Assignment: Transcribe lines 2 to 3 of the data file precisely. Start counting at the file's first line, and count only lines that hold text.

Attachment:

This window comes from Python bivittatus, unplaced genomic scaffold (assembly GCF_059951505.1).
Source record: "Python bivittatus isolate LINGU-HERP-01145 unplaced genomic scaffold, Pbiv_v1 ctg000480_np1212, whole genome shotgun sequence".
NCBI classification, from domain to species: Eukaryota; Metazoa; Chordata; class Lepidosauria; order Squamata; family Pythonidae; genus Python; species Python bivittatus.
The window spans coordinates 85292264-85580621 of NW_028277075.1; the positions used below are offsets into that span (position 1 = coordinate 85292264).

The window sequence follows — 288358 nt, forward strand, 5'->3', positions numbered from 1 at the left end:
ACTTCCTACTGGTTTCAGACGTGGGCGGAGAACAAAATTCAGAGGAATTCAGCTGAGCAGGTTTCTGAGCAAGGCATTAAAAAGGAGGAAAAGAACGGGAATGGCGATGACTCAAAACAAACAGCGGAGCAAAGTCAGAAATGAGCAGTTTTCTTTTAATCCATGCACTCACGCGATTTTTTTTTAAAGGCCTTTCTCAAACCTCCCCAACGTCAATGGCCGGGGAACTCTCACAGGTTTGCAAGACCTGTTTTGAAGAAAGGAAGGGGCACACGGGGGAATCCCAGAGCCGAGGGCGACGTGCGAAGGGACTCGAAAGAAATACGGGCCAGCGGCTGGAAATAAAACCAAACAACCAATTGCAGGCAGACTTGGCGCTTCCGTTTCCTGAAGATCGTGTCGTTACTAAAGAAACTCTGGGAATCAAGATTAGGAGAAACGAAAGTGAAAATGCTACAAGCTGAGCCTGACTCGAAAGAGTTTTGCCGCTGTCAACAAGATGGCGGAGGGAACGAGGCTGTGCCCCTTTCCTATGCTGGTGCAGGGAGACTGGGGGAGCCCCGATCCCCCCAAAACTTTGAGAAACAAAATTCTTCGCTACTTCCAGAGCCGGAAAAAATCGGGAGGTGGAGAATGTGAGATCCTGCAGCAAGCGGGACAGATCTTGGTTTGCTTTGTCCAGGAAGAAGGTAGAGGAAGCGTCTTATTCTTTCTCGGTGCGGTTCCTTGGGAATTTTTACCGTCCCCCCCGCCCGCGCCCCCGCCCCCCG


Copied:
Source record: "Python bivittatus isolate LINGU-HERP-01145 unplaced genomic scaffold, Pbiv_v1 ctg000480_np1212, whole genome shotgun sequence".
NCBI classification, from domain to species: Eukaryota; Metazoa; Chordata; class Lepidosauria; order Squamata; family Pythonidae; genus Python; species Python bivittatus.